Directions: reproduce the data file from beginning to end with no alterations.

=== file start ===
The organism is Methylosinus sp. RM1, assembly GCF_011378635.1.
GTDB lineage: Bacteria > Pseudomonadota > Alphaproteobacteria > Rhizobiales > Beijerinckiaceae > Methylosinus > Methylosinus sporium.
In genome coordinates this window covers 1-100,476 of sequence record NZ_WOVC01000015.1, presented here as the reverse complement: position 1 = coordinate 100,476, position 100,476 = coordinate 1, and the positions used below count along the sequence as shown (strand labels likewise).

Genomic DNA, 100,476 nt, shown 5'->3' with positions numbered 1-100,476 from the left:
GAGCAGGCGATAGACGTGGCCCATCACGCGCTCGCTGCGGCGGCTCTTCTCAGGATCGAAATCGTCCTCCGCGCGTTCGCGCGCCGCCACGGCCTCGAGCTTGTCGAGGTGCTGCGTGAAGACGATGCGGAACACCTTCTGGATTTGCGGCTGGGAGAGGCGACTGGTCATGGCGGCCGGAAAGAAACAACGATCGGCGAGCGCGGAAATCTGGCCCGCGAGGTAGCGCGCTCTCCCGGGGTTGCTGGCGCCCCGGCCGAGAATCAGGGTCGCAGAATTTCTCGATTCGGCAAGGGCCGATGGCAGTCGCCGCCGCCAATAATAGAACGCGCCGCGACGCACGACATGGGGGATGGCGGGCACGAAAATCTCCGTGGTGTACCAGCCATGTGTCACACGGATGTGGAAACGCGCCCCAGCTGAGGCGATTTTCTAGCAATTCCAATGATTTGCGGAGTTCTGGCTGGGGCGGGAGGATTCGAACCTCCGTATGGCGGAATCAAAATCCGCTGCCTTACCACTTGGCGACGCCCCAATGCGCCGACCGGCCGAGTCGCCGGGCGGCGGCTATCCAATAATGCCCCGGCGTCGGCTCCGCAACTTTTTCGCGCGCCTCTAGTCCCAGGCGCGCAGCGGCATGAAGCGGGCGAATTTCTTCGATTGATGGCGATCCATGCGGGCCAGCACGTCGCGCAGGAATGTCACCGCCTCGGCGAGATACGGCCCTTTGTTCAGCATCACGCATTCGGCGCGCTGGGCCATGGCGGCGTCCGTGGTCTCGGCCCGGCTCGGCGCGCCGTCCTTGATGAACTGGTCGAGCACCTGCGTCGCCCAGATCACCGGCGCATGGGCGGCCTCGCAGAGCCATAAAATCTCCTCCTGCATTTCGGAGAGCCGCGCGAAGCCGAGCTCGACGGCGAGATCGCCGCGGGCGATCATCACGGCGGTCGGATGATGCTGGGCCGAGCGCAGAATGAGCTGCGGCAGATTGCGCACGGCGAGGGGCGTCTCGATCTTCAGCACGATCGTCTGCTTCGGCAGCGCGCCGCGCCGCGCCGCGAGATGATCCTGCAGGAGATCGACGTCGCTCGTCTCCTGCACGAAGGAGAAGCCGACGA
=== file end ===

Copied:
The organism is Methylosinus sp. RM1, assembly GCF_011378635.1.
GTDB lineage: Bacteria > Pseudomonadota > Alphaproteobacteria > Rhizobiales > Beijerinckiaceae > Methylosinus > Methylosinus sporium.
In genome coordinates this window covers 1-100,476 of sequence record NZ_WOVC01000015.1, presented here as the reverse complement: position 1 = coordinate 100,476, position 100,476 = coordinate 1, and the positions used below count along the sequence as shown (strand labels likewise).

Genomic DNA, 100,476 nt, shown 5'->3' with positions numbered 1-100,476 from the left:
GAGCAGGCGATAGACGTGGCCCATCACGCGCTCGCTGCGGCGGCTCTTCTCAGGATCGAAATCGTCCTCCGCGCGTTCGCGCGCCGCCACGGCCTCGAGCTTGTCGAGGTGCTGCGTGAAGACGATGCGGAACACCTTCTGGATTTGCGGCTGGGAGAGGCGACTGGTCATGGCGGCCGGAAAGAAACAACGATCGGCGAGCGCGGAAATCTGGCCCGCGAGGTAGCGCGCTCTCCCGGGGTTGCTGGCGCCCCGGCCGAGAATCAGGGTCGCAGAATTTCTCGATTCGGCAAGGGCCGATGGCAGTCGCCGCCGCCAATAATAGAACGCGCCGCGACGCACGACATGGGGGATGGCGGGCACGAAAATCTCCGTGGTGTACCAGCCATGTGTCACACGGATGTGGAAACGCGCCCCAGCTGAGGCGATTTTCTAGCAATTCCAATGATTTGCGGAGTTCTGGCTGGGGCGGGAGGATTCGAACCTCCGTATGGCGGAATCAAAATCCGCTGCCTTACCACTTGGCGACGCCCCAATGCGCCGACCGGCCGAGTCGCCGGGCGGCGGCTATCCAATAATGCCCCGGCGTCGGCTCCGCAACTTTTTCGCGCGCCTCTAGTCCCAGGCGCGCAGCGGCATGAAGCGGGCGAATTTCTTCGATTGATGGCGATCCATGCGGGCCAGCACGTCGCGCAGGAATGTCACCGCCTCGGCGAGATACGGCCCTTTGTTCAGCATCACGCATTCGGCGCGCTGGGCCATGGCGGCGTCCGTGGTCTCGGCCCGGCTCGGCGCGCCGTCCTTGATGAACTGGTCGAGCACCTGCGTCGCCCAGATCACCGGCGCATGGGCGGCCTCGCAGAGCCATAAAATCTCCTCCTGCATTTCGGAGAGCCGCGCGAAGCCGAGCTCGACGGCGAGATCGCCGCGGGCGATCATCACGGCGGTCGGATGATGCTGGGCCGAGCGCAGAATGAGCTGCGGCAGATTGCGCACGGCGAGGGGCGTCTCGATCTTCAGCACGATCGTCTGCTTCGGCAGCGCGCCGCGCCGCGCCGCGAGATGATCCTGCAGGAGATCGACGTCGCTCGTCTCCTGCACGAAGGAGAAGCCGACGA